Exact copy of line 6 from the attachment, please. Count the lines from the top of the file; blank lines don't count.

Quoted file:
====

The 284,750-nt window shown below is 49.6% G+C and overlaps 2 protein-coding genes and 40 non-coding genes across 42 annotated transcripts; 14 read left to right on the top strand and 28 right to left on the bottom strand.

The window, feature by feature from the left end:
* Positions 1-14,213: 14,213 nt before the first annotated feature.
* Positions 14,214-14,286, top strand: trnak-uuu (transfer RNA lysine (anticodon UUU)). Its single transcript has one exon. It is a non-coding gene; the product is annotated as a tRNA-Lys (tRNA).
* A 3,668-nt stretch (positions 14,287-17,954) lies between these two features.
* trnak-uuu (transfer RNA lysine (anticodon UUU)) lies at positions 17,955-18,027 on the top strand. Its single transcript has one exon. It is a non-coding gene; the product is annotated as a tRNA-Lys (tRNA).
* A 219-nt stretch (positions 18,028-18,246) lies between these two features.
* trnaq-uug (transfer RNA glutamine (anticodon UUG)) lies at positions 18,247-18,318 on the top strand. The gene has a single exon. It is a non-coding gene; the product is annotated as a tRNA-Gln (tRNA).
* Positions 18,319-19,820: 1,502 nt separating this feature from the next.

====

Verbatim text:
* trnak-uuu (transfer RNA lysine (anticodon UUU)) lies at positions 17,955-18,027 on the top strand. Its single transcript has one exon. It is a non-coding gene; the product is annotated as a tRNA-Lys (tRNA).